The path to learning WebDriver is interesting and often mind-bending one, so get ready… We are going to encounter some wonderful, wild and wacky things as we trek in the land of Southern Surprises.
You are about to find out why Selenium WebDriver is going to make your life so much better – well, in a QA sense and why we are calling it, The Ruling Champ! In order to get a grip on the tool and build a test automation framework, it is really important to get a deeper understanding of what we are dealing with. So, what are we waiting for? Let us get a good foundation started, now!
What way is simpler to understand than a pictorial representation? That’s how our brain likes to remember things and that’s how we are going to proceed too.
From this picture we can make out that there are 3 layers in this architecture,
- WebDriver API and
Let us talk through this one step at a time. Big Word Alert! Bindings –According to Wikipedia, it means mapping of one thing to another. Just remember these two words, glue code.
There are numerous high level programming languages out there and you might want to use C# but others might prefer Python. Whereas everyone wishes to utilize the common WebDriver API for automating the browser in their own language of comfort. This is where language level bindings come into the picture. These are like glue code/wrapper libraries written in corresponding languages to communicate with the WebDriver API. Apart from Java, C#, Ruby, Python bindings, there are many more. It is quite easy to add new ones as well.
Next onto drivers. WebDriver API allows us to have drivers that know how to drive a particular browser that it corresponds to. We have Chrome driver, IE driver, Microsoft Edge driver, Firefox driver (built-in) etc. There are also mobile specific drivers such as iOS-driver, Selendriod (Selenium for Android) etc. A Chrome driver, for example, knows how to drive Chrome browser to perform low level activities such as manipulating web elements, navigating to web pages, getting user input from them and so on.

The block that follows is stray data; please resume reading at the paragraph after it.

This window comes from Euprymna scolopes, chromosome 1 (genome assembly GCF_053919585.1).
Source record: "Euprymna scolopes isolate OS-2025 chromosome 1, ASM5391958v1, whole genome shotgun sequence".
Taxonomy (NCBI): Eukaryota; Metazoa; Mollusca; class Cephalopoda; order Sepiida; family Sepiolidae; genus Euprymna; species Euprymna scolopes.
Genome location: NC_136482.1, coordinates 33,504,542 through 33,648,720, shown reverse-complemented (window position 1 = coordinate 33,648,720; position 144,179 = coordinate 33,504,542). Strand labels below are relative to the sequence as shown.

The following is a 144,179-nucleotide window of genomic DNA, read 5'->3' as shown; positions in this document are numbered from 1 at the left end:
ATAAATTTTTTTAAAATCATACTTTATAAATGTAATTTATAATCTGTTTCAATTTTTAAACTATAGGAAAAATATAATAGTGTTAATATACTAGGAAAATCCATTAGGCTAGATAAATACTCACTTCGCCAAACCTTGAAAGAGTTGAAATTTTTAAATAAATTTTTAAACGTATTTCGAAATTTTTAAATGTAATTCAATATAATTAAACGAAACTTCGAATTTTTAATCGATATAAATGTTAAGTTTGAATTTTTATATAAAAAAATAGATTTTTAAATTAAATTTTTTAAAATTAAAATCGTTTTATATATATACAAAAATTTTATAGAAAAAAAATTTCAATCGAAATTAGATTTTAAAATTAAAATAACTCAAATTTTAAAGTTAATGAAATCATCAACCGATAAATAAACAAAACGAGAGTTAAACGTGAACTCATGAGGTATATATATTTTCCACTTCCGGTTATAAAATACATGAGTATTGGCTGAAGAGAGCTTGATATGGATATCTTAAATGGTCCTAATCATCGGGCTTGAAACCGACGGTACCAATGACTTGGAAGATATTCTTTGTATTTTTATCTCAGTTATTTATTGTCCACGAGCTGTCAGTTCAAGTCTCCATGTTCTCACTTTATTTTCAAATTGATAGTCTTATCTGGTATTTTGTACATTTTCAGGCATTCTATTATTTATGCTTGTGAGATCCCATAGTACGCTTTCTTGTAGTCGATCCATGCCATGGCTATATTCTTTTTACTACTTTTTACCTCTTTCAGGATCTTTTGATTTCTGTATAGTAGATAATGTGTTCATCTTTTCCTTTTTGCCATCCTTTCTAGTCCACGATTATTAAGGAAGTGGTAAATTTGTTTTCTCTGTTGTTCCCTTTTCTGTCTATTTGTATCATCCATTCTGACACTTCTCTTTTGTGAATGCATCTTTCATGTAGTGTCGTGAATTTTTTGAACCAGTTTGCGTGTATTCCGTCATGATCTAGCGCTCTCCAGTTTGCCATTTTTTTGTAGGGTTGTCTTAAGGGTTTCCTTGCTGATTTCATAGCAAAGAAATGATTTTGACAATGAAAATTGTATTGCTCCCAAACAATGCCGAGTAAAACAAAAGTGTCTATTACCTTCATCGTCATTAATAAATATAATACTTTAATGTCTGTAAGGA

We mention the required driver in our code. This driver server comes as an executable file. When we run our tests, the driver server listens on a port on our local machine. It will interpret the commands received from the WebDriver API, execute on the actual browser and return the results back to our code through the API.
Zooming in and putting it all together:
In this series, we are going to be programming our tests in Java. Think of it as our scripting language for automating the browser. The corresponding Java binding code issues commands to the WebDriver API. All implementations of WebDriver that communicate with the browser, use a common wire protocol. The wire protocol is basically a RESTful web service over HTTP, implemented in request/response pairs of “commands” and “responses”. So we can send HTTP requests, such as, GET, POST,PUT etc. to the driver server. This server is the machine running the RemoteWebDriver. For example, the ChromeDriver server refers to the Chrome browser that implements the wire protocol directly. When the Java test is run, this server listens and waits for these commands. It interprets them accordingly, performs the low level browser activities and it responds back with an HTTP response message.
Language level bindings (issues commands) -> WebDriver common wire protocol (REST based web service over HTTP) -> driver servers (interprets HTTP requests and responds with HTTP response messages)
Do not panic if you are not getting the full picture. Take a break as there are numerous posts to follow and you are sure to get a clear understanding as we move forward.
A heads-up, while setting up WebDriver in Eclipse, you will get to see the actual java language bindings. Very soon we will download the driver server executable files, include them in our code and automate the browser actions as well. So, cheer up and watch for upcoming posts!
See you soon and have a great day ahead.